Asia-Pacific

Australia & New Zealand

Omicron could add to inflationary pressure

If Omicron were able to evade existing vaccines, a renewed period of lockdowns would be required which would force the RBA to step up its bond purchases. Inflation would fall initially as crude oil prices would continue to weaken, but disruptions to transportation networks coupled with continued strength in goods demand would add to the upward pressure on goods prices. However, for now the activity data suggest that the economy is roaring to life after the recent lockdowns and we’re sticking to our above-consensus GDP forecast of 5% for next year.

3 December 2021

Australia International Trade (Oct. 2021)

While it’s early days, the October trade figures suggest that net trade will turn into a drag on GDP growth yet again as imports rebound after the end of lockdowns.

2 December 2021

Australia CoreLogic House Prices (Nov.)

Housing demand remains very strong, but rising interest rates and lending restrictions should result in a further slowdown in house price growth next year.

1 December 2021
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Australia GDP (Q3 2021)

With private consumption now rebounding strongly as lockdowns have ended, output in states not affected by lockdowns continuing to rise, and capital spending resilient, we expect GDP to surpass its pre-Delta peak this quarter already and to keep surprising to the upside next year.

Market pricing on RBA still too optimistic

The rapid rebound in activity from the recent lockdowns coupled with a further pick-up in underlying inflation should prompt the Reserve Bank of Australia to taper its bond purchases in February and to end them in August. However, we believe that the financial markets are too optimistic about both the timing and the scale of rate hikes.

Diverging outlook for monetary policy

While the RBNZ has lifted interest rates by 50bp and signalled that as much as 200bp of tightening is still to come, the RBA’s central scenario remains that interest rates won’t be raised until 2024. While we have pencilled in the first RBA rate hike for early-2023, there are good reasons for the RBA to be more dovish. While New Zealand’s household savings rate was back at pre-virus levels just before the latest lockdown, it was still well above it in Australia. And while New Zealand has recently recorded a record trade deficit of 3% of GDP, Australia has recorded a record trade surplus of 5% of GDP. With New Zealand’s domestic demand overheating, it’s no surprise that most measures of core inflation are now at or above the top-end of the RBNZ’s inflation 1-3% target range, whereas underlying inflation in Australia has only recently climbed into the RBA’s 2-3% target range.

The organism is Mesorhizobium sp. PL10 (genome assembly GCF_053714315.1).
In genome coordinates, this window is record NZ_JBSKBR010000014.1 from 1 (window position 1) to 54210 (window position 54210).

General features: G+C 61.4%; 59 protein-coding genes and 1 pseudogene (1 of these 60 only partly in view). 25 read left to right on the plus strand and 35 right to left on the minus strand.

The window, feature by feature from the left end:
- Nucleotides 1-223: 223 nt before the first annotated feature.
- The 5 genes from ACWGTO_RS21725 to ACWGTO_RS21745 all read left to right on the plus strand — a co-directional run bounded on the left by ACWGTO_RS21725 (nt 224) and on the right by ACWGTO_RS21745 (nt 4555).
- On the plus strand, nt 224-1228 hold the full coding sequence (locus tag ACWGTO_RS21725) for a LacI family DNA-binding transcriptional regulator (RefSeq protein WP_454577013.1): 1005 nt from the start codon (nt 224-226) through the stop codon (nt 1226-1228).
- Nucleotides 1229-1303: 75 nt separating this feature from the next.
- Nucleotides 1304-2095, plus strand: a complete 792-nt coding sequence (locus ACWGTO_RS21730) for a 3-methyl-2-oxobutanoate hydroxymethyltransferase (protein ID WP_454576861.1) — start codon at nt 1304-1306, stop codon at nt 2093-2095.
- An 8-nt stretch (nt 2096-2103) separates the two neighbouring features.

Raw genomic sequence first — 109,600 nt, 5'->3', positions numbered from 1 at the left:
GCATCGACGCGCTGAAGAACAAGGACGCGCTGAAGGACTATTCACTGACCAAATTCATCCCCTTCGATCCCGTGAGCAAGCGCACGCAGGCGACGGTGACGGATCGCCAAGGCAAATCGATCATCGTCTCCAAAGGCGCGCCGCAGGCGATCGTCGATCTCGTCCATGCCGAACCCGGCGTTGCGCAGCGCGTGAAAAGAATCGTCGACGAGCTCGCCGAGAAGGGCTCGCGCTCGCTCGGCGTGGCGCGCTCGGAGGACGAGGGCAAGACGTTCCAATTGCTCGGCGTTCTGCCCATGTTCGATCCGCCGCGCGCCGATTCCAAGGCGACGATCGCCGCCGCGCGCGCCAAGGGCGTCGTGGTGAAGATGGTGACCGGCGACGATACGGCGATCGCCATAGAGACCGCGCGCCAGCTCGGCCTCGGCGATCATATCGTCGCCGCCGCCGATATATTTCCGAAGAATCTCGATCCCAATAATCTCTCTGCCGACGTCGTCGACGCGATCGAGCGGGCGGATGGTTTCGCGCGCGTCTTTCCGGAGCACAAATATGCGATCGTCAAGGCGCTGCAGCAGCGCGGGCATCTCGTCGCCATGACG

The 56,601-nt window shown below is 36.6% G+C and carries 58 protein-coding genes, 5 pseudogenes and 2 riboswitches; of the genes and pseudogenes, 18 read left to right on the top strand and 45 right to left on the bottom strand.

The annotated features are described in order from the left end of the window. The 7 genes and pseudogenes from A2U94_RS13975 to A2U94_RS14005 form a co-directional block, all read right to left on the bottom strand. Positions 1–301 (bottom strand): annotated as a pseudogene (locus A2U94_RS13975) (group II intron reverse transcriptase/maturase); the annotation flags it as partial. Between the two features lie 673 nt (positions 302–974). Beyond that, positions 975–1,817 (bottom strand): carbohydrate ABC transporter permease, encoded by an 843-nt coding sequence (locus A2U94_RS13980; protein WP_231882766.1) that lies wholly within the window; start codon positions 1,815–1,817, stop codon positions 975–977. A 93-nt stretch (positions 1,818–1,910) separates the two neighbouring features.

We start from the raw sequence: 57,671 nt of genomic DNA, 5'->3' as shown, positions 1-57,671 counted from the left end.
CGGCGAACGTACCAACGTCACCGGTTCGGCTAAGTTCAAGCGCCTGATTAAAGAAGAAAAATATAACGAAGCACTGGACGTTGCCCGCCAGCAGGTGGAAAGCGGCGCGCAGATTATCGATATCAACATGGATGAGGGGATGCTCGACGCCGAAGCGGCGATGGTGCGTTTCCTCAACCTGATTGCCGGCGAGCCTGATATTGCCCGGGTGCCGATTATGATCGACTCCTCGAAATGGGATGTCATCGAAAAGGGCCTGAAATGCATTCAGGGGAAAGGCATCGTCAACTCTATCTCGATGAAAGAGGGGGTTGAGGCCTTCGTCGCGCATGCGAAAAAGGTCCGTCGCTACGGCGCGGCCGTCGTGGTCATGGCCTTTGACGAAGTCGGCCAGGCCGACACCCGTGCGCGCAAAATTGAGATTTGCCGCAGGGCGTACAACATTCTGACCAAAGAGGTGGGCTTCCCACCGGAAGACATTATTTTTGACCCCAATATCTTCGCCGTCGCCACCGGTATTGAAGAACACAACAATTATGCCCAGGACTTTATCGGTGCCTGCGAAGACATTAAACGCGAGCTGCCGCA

Border reopening won’t ease labour shortages much

Australia’s government isn’t keen on opening the immigration floodgates once the border reopens to migrants next year and we still expect the unemployment rate to fall to 4% by 2023. Nor do we expect migration to ease labour shortages in New Zealand much next year. Nonetheless, New Zealand’s labour market is already very tight and with the RBNZ set to keep tightening monetary policy, we expect unemployment to creep higher over the next couple of years.

Australia - Retail Sales (Oct. 2021)

The 4.9% m/m jump in retail sales in October brought them very close to their May peak and supports our view that consumption will reverse nearly all of the plunge during the lockdown this quarter.

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